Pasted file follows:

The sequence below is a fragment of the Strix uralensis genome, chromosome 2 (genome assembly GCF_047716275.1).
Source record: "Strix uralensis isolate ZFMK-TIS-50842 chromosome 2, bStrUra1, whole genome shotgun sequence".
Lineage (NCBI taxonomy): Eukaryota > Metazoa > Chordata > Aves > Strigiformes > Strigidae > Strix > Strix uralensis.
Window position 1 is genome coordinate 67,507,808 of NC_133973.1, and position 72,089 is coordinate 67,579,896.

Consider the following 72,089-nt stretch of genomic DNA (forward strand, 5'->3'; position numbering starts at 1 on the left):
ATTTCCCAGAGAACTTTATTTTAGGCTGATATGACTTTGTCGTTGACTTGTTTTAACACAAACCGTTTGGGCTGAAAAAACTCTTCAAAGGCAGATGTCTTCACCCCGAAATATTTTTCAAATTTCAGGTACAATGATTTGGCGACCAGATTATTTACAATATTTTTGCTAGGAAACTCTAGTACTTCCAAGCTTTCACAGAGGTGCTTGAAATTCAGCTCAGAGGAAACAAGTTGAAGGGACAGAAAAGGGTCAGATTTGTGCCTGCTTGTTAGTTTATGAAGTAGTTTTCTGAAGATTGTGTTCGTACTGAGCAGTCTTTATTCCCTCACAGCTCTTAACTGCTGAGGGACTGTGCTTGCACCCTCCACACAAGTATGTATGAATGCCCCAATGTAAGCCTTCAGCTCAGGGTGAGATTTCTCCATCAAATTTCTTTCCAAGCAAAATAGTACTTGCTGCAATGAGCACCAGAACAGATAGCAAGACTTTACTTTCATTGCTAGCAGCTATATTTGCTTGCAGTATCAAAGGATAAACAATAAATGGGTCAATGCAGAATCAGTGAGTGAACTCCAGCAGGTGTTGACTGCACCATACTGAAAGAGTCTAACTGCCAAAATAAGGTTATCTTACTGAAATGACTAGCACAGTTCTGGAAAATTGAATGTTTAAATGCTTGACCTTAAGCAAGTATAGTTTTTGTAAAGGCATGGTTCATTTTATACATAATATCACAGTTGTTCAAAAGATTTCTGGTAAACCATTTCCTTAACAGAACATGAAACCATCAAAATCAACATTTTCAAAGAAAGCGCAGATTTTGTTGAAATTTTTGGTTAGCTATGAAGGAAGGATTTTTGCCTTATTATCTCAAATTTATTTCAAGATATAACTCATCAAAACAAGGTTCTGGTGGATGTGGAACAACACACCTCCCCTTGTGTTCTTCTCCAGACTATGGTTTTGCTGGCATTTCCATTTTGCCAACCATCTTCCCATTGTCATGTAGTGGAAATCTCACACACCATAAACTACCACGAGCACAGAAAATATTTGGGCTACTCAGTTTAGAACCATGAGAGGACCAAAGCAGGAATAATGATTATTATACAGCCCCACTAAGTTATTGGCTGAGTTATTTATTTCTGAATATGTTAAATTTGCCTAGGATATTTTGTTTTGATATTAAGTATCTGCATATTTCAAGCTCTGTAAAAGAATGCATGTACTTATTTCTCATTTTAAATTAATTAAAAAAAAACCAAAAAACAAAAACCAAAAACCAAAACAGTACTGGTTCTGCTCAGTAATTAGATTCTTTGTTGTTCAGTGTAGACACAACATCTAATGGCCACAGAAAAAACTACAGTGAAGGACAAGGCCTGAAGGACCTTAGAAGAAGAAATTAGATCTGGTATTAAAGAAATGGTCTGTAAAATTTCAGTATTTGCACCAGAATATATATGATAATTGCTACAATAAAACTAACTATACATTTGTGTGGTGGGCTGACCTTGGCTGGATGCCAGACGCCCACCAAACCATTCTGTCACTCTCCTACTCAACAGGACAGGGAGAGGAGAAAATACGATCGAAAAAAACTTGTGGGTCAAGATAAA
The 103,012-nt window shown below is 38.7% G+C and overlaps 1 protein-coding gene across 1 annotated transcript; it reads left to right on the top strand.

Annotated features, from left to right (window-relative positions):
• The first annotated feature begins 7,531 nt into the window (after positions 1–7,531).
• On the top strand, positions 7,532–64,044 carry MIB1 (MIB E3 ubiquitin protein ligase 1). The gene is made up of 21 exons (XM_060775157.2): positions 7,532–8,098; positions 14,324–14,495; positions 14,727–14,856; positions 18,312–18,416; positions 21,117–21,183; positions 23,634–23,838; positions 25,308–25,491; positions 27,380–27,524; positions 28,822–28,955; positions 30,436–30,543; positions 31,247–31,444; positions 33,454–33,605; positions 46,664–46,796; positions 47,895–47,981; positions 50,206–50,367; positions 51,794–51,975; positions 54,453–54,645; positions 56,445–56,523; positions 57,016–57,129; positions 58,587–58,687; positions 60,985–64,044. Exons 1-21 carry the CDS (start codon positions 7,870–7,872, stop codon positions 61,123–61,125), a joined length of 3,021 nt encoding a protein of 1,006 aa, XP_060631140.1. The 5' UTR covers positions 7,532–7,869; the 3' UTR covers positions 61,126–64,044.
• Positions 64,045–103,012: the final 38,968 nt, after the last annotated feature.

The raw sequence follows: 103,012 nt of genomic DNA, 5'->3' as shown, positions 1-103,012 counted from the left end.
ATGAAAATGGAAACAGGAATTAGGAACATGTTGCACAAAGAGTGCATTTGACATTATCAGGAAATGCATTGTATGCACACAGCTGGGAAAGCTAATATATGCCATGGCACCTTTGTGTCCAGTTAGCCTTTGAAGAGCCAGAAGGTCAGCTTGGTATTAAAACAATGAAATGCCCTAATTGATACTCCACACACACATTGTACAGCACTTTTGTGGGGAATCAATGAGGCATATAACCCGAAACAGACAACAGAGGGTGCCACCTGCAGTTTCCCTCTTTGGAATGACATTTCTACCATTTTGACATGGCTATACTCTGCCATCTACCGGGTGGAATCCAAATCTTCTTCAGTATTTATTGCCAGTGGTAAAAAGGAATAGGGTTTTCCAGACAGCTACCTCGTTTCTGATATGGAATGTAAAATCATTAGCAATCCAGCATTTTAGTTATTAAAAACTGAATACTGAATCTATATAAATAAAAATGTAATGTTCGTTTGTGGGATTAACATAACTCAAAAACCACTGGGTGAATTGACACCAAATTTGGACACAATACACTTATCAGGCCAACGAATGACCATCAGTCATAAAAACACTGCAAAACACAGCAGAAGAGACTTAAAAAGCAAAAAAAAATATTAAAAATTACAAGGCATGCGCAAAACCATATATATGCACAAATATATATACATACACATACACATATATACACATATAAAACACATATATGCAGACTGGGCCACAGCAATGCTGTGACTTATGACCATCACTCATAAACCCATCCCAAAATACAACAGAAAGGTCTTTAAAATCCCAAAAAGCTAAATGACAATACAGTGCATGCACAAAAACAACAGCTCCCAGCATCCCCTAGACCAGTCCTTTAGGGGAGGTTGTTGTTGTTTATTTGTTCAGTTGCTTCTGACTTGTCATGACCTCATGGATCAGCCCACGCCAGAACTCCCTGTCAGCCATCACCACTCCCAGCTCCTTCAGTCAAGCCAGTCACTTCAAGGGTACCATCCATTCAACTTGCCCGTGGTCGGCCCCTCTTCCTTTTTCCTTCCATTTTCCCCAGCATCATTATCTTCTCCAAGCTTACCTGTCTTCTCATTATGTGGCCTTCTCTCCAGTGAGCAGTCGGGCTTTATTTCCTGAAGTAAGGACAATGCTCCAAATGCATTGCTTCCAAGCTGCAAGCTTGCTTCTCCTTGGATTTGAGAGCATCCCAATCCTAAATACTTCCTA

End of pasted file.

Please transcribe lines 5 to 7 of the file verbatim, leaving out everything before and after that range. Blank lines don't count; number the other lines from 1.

Consider the following 72,089-nt stretch of genomic DNA (forward strand, 5'->3'; position numbering starts at 1 on the left):
ATTTCCCAGAGAACTTTATTTTAGGCTGATATGACTTTGTCGTTGACTTGTTTTAACACAAACCGTTTGGGCTGAAAAAACTCTTCAAAGGCAGATGTCTTCACCCCGAAATATTTTTCAAATTTCAGGTACAATGATTTGGCGACCAGATTATTTACAATATTTTTGCTAGGAAACTCTAGTACTTCCAAGCTTTCACAGAGGTGCTTGAAATTCAGCTCAGAGGAAACAAGTTGAAGGGACAGAAAAGGGTCAGATTTGTGCCTGCTTGTTAGTTTATGAAGTAGTTTTCTGAAGATTGTGTTCGTACTGAGCAGTCTTTATTCCCTCACAGCTCTTAACTGCTGAGGGACTGTGCTTGCACCCTCCACACAAGTATGTATGAATGCCCCAATGTAAGCCTTCAGCTCAGGGTGAGATTTCTCCATCAAATTTCTTTCCAAGCAAAATAGTACTTGCTGCAATGAGCACCAGAACAGATAGCAAGACTTTACTTTCATTGCTAGCAGCTATATTTGCTTGCAGTATCAAAGGATAAACAATAAATGGGTCAATGCAGAATCAGTGAGTGAACTCCAGCAGGTGTTGACTGCACCATACTGAAAGAGTCTAACTGCCAAAATAAGGTTATCTTACTGAAATGACTAGCACAGTTCTGGAAAATTGAATGTTTAAATGCTTGACCTTAAGCAAGTATAGTTTTTGTAAAGGCATGGTTCATTTTATACATAATATCACAGTTGTTCAAAAGATTTCTGGTAAACCATTTCCTTAACAGAACATGAAACCATCAAAATCAACATTTTCAAAGAAAGCGCAGATTTTGTTGAAATTTTTGGTTAGCTATGAAGGAAGGATTTTTGCCTTATTATCTCAAATTTATTTCAAGATATAACTCATCAAAACAAGGTTCTGGTGGATGTGGAACAACACACCTCCCCTTGTGTTCTTCTCCAGACTATGGTTTTGCTGGCATTTCCATTTTGCCAACCATCTTCCCATTGTCATGTAGTGGAAATCTCACACACCATAAACTACCACGAGCACAGAAAATATTTGGGCTACTCAGTTTAGAACCATGAGAGGACCAAAGCAGGAATAATGATTATTATACAGCCCCACTAAGTTATTGGCTGAGTTATTTATTTCTGAATATGTTAAATTTGCCTAGGATATTTTGTTTTGATATTAAGTATCTGCATATTTCAAGCTCTGTAAAAGAATGCATGTACTTATTTCTCATTTTAAATTAATTAAAAAAAAACCAAAAAACAAAAACCAAAAACCAAAACAGTACTGGTTCTGCTCAGTAATTAGATTCTTTGTTGTTCAGTGTAGACACAACATCTAATGGCCACAGAAAAAACTACAGTGAAGGACAAGGCCTGAAGGACCTTAGAAGAAGAAATTAGATCTGGTATTAAAGAAATGGTCTGTAAAATTTCAGTATTTGCACCAGAATATATATGATAATTGCTACAATAAAACTAACTATACATTTGTGTGGTGGGCTGACCTTGGCTGGATGCCAGACGCCCACCAAACCATTCTGTCACTCTCCTACTCAACAGGACAGGGAGAGGAGAAAATACGATCGAAAAAAACTTGTGGGTCAAGATAAA
The 103,012-nt window shown below is 38.7% G+C and overlaps 1 protein-coding gene across 1 annotated transcript; it reads left to right on the top strand.